Definitions that focus only on physically hurting the child might be too broadly interpreted. The result is that any physical act, such as tightly holding a toddler during a tantrum, becomes defined as abuse by some. The legal standard recognizes that it is not always easy to distinguish between physical discipline and abuse. The former condition is the result of what is considered reasonable by the cultural context. While 90 percent of parents of three- and four-year-olds have used spankings on their child and nearly that many consider it acceptable to do so, does that mean 90 percent of parents are abusive? This question is not easily answered but is important because the definition of abuse that is applied by social workers, courts, and so on can determine whether children are permitted to remain with the parent or whether they are taken in by the state. In fact, the American Bar Association has no universally recognized definition of child abuse to use in court settings.
As difficult as defining physical abuse is in practice, defining neglect is even more difficult. While abandonment or gross failure to provide for the basic needs of a child are clear, statutes that define parental negligence in broad ways may mean that different parenting models than the community norm, or failure to instill morals, or even permitting truancy are seen as negligent. In the early days of the home school movement, some parents were considered neglectful for not sending their children for standard classroom instruction.
Defining Abusers and Settings
For many years there have been concerns over who is most likely to abuse a child. Stereotypes hold that the particularly likely culprit is a stepfather. While it seems easy to place the blame on a male, nonbiological family member because of the expectation that men are more violent than women and the supposition that biological ties are stronger than social ties, this is inaccurate. Biological parents are more likely than other persons to abuse a child, and it is the mother who is most likely to do so. This pattern is particularly true for African American families, which have a greater proportion of single-parent homes. Does this then mean that single black mothers are profiled as child abusers?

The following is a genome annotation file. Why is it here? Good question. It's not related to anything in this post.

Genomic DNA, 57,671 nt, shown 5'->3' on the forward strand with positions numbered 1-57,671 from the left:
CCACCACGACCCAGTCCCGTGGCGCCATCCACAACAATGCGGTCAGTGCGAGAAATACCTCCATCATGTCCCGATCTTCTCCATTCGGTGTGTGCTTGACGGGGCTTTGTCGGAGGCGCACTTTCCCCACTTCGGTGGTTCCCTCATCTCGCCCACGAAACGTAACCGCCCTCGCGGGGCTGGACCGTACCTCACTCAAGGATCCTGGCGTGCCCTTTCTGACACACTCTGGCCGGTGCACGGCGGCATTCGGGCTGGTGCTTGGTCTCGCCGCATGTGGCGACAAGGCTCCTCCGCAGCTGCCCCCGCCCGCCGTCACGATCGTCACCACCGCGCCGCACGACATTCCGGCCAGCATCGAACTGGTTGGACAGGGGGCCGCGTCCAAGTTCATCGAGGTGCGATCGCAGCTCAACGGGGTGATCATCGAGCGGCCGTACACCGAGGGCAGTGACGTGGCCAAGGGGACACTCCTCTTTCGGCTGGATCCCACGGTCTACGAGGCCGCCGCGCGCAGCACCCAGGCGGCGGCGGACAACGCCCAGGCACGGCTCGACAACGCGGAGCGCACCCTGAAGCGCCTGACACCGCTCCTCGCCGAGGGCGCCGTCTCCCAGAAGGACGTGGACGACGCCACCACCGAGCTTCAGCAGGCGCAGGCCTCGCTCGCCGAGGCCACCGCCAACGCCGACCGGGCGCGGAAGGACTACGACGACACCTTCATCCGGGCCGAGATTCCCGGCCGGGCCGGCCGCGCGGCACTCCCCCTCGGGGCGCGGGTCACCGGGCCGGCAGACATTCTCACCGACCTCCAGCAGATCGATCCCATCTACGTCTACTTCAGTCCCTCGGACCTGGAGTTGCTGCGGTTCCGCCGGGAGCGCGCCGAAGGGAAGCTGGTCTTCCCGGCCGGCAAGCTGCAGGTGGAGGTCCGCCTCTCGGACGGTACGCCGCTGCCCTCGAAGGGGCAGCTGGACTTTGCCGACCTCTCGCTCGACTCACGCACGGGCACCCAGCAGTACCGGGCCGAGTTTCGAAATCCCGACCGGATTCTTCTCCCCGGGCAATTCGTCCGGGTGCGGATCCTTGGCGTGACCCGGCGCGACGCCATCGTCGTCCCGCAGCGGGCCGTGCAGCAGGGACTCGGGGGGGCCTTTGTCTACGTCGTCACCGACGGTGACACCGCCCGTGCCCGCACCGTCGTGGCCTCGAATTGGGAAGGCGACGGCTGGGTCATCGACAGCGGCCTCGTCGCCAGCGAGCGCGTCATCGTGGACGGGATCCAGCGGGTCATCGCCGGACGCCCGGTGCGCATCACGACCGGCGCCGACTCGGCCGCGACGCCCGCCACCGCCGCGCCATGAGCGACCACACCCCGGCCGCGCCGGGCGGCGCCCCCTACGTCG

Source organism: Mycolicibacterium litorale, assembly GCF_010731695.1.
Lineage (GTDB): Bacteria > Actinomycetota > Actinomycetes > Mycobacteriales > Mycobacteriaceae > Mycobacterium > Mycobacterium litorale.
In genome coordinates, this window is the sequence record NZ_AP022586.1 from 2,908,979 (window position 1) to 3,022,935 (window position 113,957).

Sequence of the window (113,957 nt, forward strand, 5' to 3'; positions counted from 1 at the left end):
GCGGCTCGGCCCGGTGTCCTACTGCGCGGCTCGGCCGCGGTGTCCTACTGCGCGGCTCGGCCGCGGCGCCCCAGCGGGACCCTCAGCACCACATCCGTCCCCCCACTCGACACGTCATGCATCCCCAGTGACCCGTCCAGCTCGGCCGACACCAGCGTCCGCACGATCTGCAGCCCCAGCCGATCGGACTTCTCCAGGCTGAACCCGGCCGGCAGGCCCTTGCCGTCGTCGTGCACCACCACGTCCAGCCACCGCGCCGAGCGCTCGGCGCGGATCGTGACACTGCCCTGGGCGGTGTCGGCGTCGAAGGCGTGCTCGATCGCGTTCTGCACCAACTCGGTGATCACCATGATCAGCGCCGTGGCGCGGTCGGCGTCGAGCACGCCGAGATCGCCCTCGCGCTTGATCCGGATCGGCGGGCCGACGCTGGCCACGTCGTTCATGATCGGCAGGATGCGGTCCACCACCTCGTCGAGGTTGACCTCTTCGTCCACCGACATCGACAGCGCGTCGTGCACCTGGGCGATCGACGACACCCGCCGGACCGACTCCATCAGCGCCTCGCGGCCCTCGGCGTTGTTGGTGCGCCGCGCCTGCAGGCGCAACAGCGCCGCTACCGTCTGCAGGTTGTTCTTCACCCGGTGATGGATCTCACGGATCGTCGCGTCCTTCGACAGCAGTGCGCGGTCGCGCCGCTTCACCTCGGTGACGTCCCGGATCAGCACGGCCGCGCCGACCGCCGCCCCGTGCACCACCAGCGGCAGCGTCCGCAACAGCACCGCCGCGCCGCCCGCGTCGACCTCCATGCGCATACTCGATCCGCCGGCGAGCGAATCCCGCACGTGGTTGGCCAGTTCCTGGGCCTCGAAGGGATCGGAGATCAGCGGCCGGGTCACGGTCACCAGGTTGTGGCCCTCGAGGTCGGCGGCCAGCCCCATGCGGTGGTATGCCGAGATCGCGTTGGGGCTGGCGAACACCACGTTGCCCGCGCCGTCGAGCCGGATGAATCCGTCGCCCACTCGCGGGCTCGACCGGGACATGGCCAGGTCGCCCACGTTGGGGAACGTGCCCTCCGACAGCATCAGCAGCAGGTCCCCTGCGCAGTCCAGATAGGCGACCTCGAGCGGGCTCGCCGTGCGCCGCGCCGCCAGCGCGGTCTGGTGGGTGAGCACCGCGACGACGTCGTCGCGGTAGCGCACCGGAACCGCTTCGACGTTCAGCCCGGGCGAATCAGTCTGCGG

Police who are called to homes to investigate domestic disturbance calls are taught to pay attention to any children who are present for signs of abuse. Statistics indicate that when women are abused in a domestic setting, their children have a higher likelihood of being abused as well. This might be abuse from the woman’s abuser or, paradoxically, abuse from the woman herself. It is often extremely difficult to determine who in a household is abusing whom.
Since the 1950s, many private and public agencies have dedicated themselves to helping children. One of the primary tasks of the agencies involves educating the public about the issues surrounding child abuse and proposing specific solutions. It has only been recently that laws have been developed to aid children, such as the Child Abuse Prevention and Treatment Act of 1974. The goal of this act was to encourage states to develop their own laws and strategies to protect children from maltreatment and neglect. While every state handles child abuse cases in a slightly different way and relies on slightly different administrative structures, they have been fairly successful in their assault on child abuse and neglect.
One of the most traumatic aspects of child abuse and neglect is the decision to remove the child from the home, even on a temporary basis. This is granted under the states’ rights to protect the interest of the child, but the question that is raised is what to then do with the child. Options are limited. For infants and young children, the foster care system is their destination, at least on a temporary basis while abuse claims are investigated. For adolescents and severely disabled children, the care is frequently provided in a group home, where a small number of similar children are tended by a staff of child care workers. These decisions to remove children from the care of their biological parents are controversial for several reasons.